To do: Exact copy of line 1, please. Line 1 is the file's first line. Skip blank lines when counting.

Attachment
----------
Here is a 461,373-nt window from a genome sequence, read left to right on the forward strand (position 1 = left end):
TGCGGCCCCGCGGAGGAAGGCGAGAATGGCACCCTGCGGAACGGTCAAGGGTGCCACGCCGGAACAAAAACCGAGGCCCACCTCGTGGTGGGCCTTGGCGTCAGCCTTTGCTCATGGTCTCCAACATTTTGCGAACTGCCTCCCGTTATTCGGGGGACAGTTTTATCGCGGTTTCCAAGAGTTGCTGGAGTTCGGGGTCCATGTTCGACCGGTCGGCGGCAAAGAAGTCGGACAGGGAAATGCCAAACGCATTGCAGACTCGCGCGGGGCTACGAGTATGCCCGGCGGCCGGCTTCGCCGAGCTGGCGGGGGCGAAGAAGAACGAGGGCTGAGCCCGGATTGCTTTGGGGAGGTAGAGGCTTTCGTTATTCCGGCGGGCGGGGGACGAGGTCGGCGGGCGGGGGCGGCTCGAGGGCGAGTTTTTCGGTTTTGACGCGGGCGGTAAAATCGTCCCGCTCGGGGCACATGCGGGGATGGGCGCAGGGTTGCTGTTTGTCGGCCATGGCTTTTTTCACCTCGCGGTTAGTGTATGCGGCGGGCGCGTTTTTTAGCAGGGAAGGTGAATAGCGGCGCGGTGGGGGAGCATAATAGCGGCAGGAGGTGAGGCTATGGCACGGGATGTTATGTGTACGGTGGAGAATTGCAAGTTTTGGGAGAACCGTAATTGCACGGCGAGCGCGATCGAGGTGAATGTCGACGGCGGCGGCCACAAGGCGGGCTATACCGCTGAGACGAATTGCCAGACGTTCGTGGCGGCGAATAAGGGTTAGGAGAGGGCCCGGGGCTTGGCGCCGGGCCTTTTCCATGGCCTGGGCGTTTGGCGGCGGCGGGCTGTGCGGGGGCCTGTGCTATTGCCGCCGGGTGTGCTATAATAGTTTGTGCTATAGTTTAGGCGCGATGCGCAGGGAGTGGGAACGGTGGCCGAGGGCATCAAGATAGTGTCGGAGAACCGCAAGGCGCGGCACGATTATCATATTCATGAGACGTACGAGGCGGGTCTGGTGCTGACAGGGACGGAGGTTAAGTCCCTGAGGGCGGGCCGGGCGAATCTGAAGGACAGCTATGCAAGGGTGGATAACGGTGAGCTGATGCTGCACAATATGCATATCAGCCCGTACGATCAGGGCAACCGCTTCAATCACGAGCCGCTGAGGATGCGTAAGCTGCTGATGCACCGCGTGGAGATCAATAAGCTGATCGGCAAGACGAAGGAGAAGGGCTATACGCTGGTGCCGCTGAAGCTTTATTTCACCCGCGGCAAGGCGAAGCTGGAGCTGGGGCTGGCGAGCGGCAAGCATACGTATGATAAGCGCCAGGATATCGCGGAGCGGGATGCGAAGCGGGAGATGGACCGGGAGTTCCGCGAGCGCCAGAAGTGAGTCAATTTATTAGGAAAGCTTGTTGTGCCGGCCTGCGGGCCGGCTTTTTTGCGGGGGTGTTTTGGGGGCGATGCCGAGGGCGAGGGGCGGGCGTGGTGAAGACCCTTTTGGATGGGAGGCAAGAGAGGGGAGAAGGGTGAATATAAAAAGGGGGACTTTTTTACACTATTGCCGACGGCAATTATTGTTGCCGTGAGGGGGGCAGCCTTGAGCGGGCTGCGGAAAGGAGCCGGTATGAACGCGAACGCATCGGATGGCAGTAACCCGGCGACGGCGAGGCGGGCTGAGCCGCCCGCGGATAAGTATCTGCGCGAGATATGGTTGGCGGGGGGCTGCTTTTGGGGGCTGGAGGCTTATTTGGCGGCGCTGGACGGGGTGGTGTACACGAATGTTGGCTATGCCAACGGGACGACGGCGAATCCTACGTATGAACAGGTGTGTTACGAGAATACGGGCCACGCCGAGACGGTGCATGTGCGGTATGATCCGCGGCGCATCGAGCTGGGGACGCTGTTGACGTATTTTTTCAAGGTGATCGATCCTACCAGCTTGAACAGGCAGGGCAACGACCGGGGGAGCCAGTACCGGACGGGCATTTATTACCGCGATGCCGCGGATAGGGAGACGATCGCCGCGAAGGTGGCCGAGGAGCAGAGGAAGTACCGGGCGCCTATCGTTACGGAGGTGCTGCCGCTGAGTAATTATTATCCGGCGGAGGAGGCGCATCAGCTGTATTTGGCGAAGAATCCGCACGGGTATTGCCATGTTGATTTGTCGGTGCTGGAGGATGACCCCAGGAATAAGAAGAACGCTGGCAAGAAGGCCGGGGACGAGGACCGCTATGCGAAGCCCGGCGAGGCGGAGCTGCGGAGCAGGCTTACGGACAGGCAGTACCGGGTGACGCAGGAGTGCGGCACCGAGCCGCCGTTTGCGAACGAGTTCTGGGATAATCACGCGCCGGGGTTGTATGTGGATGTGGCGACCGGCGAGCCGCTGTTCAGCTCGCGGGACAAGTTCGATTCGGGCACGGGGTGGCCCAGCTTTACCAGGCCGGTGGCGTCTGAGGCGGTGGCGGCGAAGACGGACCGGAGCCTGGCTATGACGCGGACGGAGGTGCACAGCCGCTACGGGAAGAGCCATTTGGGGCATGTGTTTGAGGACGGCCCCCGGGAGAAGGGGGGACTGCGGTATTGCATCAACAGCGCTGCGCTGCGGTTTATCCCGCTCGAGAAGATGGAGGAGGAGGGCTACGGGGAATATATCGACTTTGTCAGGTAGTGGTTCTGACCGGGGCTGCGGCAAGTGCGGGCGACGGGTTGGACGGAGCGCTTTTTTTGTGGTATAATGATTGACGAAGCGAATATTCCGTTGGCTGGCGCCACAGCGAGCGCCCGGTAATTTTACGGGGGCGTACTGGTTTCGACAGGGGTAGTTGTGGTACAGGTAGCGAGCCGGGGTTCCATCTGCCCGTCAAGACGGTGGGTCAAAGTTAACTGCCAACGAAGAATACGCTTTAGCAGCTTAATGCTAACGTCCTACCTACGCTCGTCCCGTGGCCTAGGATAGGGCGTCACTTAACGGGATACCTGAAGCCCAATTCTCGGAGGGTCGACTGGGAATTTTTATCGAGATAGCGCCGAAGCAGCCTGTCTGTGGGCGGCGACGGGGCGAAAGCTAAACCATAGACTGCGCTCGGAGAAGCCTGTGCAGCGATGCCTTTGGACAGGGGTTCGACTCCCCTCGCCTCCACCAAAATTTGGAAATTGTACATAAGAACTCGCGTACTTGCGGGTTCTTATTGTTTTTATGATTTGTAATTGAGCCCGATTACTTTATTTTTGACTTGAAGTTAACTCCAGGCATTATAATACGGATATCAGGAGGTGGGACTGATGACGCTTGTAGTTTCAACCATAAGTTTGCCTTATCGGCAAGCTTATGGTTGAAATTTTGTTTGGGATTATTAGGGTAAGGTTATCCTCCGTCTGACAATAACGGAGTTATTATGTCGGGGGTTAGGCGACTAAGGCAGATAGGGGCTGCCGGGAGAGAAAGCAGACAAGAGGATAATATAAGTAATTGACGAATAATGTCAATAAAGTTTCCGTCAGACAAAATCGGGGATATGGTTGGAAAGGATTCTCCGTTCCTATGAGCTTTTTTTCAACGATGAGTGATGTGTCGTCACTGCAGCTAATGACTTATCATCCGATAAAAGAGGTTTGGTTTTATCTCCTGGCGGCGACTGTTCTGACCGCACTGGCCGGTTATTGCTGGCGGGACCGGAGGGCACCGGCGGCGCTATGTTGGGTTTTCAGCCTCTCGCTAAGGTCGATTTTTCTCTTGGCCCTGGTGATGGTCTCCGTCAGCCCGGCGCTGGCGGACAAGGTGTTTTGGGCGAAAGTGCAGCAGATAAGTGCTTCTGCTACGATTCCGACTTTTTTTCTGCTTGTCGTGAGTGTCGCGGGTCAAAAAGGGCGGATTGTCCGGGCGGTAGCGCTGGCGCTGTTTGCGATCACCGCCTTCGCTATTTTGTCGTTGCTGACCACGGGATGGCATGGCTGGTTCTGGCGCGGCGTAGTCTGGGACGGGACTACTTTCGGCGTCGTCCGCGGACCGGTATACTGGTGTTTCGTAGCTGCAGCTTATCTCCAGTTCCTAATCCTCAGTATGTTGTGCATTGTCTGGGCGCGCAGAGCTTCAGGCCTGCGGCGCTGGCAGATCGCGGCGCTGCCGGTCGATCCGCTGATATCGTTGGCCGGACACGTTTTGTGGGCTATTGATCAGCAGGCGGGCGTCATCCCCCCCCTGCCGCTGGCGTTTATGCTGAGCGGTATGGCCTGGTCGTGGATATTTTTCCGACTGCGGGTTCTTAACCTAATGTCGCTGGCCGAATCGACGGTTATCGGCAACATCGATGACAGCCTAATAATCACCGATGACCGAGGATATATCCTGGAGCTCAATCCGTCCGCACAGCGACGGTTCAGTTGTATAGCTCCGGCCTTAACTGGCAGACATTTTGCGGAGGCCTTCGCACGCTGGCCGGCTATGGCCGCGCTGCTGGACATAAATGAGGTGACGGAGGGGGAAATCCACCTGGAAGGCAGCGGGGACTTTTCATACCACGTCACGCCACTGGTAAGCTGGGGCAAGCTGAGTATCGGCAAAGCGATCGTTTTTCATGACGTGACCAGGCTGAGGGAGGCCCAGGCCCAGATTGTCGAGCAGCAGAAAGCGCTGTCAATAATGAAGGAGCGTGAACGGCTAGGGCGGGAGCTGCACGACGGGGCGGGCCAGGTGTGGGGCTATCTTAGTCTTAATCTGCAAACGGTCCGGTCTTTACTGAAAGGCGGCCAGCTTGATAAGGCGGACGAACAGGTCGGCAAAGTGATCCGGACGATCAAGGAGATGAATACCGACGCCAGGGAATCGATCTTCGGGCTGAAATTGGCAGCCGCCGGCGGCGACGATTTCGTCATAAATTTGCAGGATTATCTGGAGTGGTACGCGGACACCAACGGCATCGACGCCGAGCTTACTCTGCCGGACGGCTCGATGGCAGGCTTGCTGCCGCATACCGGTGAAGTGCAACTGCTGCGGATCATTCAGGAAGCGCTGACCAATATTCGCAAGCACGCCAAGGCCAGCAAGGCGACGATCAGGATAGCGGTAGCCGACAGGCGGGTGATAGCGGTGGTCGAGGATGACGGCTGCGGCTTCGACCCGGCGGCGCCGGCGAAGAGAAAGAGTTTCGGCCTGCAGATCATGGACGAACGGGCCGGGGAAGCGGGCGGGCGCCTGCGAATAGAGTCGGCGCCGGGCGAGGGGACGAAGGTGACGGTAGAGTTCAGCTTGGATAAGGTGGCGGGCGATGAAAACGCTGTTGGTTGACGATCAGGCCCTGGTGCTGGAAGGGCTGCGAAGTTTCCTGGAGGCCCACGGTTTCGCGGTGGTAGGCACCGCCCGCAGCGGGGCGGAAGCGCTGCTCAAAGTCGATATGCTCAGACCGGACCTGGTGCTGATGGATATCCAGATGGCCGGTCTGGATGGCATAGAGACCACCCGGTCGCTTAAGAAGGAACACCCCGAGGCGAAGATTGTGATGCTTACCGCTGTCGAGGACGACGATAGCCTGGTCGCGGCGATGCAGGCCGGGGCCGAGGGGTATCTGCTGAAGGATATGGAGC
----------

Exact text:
Here is a 461,373-nt window from a genome sequence, read left to right on the forward strand (position 1 = left end):